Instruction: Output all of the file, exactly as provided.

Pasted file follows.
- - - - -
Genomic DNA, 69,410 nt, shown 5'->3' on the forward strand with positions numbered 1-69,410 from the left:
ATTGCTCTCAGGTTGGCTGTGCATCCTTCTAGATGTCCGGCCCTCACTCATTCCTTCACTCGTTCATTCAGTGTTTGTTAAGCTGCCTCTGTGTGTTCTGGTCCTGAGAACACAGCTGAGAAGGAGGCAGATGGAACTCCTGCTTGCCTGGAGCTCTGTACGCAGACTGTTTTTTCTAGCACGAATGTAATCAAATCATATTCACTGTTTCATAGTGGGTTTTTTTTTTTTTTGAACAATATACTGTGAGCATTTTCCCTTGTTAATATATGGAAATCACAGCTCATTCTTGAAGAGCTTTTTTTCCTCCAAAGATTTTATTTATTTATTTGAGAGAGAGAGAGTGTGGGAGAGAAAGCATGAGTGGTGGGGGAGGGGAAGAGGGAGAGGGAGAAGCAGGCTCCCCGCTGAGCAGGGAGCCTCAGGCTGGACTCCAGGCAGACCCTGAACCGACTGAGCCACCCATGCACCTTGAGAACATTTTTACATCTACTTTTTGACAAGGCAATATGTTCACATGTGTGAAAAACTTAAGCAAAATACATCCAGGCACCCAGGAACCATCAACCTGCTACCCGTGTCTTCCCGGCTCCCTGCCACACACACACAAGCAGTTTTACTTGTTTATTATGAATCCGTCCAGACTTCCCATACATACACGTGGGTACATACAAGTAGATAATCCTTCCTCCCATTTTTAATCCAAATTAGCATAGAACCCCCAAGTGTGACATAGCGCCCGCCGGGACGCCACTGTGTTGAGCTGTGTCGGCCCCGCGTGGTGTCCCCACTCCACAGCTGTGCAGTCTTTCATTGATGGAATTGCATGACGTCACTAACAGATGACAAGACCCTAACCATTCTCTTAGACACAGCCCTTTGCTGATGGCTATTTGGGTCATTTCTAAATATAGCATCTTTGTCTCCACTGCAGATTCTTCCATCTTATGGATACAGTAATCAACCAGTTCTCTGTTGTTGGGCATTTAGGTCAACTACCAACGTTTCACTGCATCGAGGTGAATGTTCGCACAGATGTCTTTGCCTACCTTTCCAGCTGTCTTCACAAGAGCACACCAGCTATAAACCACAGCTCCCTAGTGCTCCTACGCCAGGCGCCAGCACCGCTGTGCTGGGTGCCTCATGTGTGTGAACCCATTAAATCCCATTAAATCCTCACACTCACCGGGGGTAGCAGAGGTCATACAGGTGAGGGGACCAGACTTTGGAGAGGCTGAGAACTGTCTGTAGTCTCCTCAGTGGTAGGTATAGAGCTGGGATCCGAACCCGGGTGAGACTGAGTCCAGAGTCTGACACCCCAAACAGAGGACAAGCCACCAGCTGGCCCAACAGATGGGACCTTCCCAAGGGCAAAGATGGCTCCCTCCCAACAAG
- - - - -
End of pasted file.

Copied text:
Genomic DNA, 69,410 nt, shown 5'->3' on the forward strand with positions numbered 1-69,410 from the left:
ATTGCTCTCAGGTTGGCTGTGCATCCTTCTAGATGTCCGGCCCTCACTCATTCCTTCACTCGTTCATTCAGTGTTTGTTAAGCTGCCTCTGTGTGTTCTGGTCCTGAGAACACAGCTGAGAAGGAGGCAGATGGAACTCCTGCTTGCCTGGAGCTCTGTACGCAGACTGTTTTTTCTAGCACGAATGTAATCAAATCATATTCACTGTTTCATAGTGGGTTTTTTTTTTTTTTGAACAATATACTGTGAGCATTTTCCCTTGTTAATATATGGAAATCACAGCTCATTCTTGAAGAGCTTTTTTTCCTCCAAAGATTTTATTTATTTATTTGAGAGAGAGAGAGTGTGGGAGAGAAAGCATGAGTGGTGGGGGAGGGGAAGAGGGAGAGGGAGAAGCAGGCTCCCCGCTGAGCAGGGAGCCTCAGGCTGGACTCCAGGCAGACCCTGAACCGACTGAGCCACCCATGCACCTTGAGAACATTTTTACATCTACTTTTTGACAAGGCAATATGTTCACATGTGTGAAAAACTTAAGCAAAATACATCCAGGCACCCAGGAACCATCAACCTGCTACCCGTGTCTTCCCGGCTCCCTGCCACACACACACAAGCAGTTTTACTTGTTTATTATGAATCCGTCCAGACTTCCCATACATACACGTGGGTACATACAAGTAGATAATCCTTCCTCCCATTTTTAATCCAAATTAGCATAGAACCCCCAAGTGTGACATAGCGCCCGCCGGGACGCCACTGTGTTGAGCTGTGTCGGCCCCGCGTGGTGTCCCCACTCCACAGCTGTGCAGTCTTTCATTGATGGAATTGCATGACGTCACTAACAGATGACAAGACCCTAACCATTCTCTTAGACACAGCCCTTTGCTGATGGCTATTTGGGTCATTTCTAAATATAGCATCTTTGTCTCCACTGCAGATTCTTCCATCTTATGGATACAGTAATCAACCAGTTCTCTGTTGTTGGGCATTTAGGTCAACTACCAACGTTTCACTGCATCGAGGTGAATGTTCGCACAGATGTCTTTGCCTACCTTTCCAGCTGTCTTCACAAGAGCACACCAGCTATAAACCACAGCTCCCTAGTGCTCCTACGCCAGGCGCCAGCACCGCTGTGCTGGGTGCCTCATGTGTGTGAACCCATTAAATCCCATTAAATCCTCACACTCACCGGGGGTAGCAGAGGTCATACAGGTGAGGGGACCAGACTTTGGAGAGGCTGAGAACTGTCTGTAGTCTCCTCAGTGGTAGGTATAGAGCTGGGATCCGAACCCGGGTGAGACTGAGTCCAGAGTCTGACACCCCAAACAGAGGACAAGCCACCAGCTGGCCCAACAGATGGGACCTTCCCAAGGGCAAAGATGGCTCCCTCCCAACAAG